One point that investors need to note is that to make-up for a 60 percent fall in your investment, you don’t have to make a 60 percent return, but a 150 percent return—thereby highlighting the importance of downside protection.
Also, in each of these market downturns, it has typically taken the Sensex around 2-4 years to reach back to its previous peak level, as indicated by the arrows in the graph.
c) Follow a glide path approach to asset allocation in meeting your goal, to ensure a smooth landing
From the above illustrations, we have seen that equities provide superior returns over the long term, but they also come with downside risk and volatility. Therefore, an investor should use an asset allocation approach in meeting the goal.
If the goal is short-term in nature (say 3-5 years), then equity allocation should be kept minimal, and higher allocation should be made in safer asset classes like debt and cash (liquid funds). For an investor with a long-term goal (say 15-20 years or above), he/she can start off with a higher allocation to equities.
However, as the term to maturity of your goal reduces, allocation to equities (and especially to riskier asset classes within that, like mid-cap equity funds) should be reduced gradually and allocation to safer asset classes like debt and cash should be increased.
This is to protect your downside and higher returns from equities generated in the earlier years and help you to meet your goal –especially if a big market downturn happens (as it happened in the case of Investor B). This change in asset allocation mix, based on the term to maturity of your goal, is known as a ‘glide path’.
Given above is the glide path or asset allocation mix for a 20-year goal. This is the “Wheel of Life” portfolio strategy provided in our ULIP (Unit Linked Insurance Plan) products.
Investors can use this strategy if they find it difficult to decide their asset allocation mix. As can be seen in the table, the total exposure to equity is higher in the beginning of the goal at 100%. Within that, 30% exposure is to the mid-cap equity fund.
But as the term to maturity of the goal reduces, the equity exposure also reduces (or glides down), and within that—exposure to blue-chip and large-cap/multi-cap equity fund is increased, while exposure to relatively riskier mid-cap equity fund is reduced.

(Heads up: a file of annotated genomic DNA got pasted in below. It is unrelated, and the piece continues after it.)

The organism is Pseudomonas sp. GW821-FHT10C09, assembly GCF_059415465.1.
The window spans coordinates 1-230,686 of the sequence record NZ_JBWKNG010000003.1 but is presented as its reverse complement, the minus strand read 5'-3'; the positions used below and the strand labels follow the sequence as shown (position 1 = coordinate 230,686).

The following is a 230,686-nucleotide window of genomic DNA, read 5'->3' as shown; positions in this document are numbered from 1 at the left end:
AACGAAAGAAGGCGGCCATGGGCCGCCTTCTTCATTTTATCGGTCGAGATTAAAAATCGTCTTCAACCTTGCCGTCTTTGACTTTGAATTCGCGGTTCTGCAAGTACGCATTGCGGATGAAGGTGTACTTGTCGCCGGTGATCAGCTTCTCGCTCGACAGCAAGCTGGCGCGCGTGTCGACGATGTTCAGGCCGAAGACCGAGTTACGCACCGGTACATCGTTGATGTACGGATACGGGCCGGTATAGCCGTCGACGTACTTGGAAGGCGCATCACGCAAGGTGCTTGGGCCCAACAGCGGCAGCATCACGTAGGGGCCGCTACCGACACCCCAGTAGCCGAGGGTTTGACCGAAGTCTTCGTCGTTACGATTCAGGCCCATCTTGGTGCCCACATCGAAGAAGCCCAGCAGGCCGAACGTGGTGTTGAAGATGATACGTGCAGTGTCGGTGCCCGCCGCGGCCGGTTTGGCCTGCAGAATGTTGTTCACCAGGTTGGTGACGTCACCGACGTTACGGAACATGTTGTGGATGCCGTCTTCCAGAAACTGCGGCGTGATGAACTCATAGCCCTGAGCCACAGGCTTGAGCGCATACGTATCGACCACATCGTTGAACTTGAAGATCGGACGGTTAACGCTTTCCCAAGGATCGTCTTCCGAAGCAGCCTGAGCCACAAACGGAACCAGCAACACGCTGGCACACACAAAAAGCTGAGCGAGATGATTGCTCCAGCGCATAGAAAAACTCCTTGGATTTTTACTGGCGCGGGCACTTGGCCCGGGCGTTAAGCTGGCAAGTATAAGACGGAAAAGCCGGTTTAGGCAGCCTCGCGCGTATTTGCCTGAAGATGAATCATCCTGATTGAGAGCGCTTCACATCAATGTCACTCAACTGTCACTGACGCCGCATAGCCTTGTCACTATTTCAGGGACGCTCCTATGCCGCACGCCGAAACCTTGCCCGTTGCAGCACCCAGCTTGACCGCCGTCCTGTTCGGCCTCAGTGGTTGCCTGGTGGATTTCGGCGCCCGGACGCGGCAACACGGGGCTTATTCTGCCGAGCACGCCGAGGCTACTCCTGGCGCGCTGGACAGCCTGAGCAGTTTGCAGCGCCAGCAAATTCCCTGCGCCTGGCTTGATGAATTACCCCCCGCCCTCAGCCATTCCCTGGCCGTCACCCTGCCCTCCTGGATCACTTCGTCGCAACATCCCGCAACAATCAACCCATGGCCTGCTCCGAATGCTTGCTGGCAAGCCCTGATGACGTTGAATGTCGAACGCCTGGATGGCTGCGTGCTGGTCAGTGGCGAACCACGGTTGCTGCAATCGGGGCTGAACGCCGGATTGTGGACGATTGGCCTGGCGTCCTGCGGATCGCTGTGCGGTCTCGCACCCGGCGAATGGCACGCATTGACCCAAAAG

Therefore, equity exposure is gradually brought down to 0 percent before the maturity of the goal. On the flip side, exposure to bond fund is increased as the goal progresses (to provide downside protection), and some liquid fund exposure is also provided. In a ULIP product, fund switches are also exempt from any capital gains tax incidence, thereby making it attractive from a taxation point of view as well.
From another perspective, at a younger age, human capital is higher and investment horizon is longer. Also, financial capital is lower at the initial stage due to lower earnings and savings.
These attributes allow higher risk-taking the ability for the investor, as he/she is not dependent on their investment for livelihood. At a later stage in life (near retirement), financial capital would have grown substantially, while human capital would have diminished accordingly.
Therefore, capital preservation becomes of paramount importance as investment horizon is limited.
To conclude, I would like to re-iterate the quote at the beginning of the article from Sir John Templeton, which says that – “The only investors who shouldn’t diversify are those who are right 100% of the time.”
We all know that in the market no one is right, 100 percent of the time—not even expert fund managers. Also, in a landmark study published in 1986 by Brinson, Hood, and Beebower (popularly known as the BHB study), it said that ~94 percent of a portfolio’s variation in returns is explained by asset allocation.
Therefore, it would be advisable to diversify your portfolio and follow an asset allocation approach to investing for your goal, and thereby optimize your risk and returns.Disclaimer
: The author is Chief Investment Officer, Bajaj Allianz Life Insurance. The views and investment tips expressed by investment expert on Moneycontrol are his own and not that of the website or its management. Moneycontrol advises users to check with certified experts before taking any investment decisions.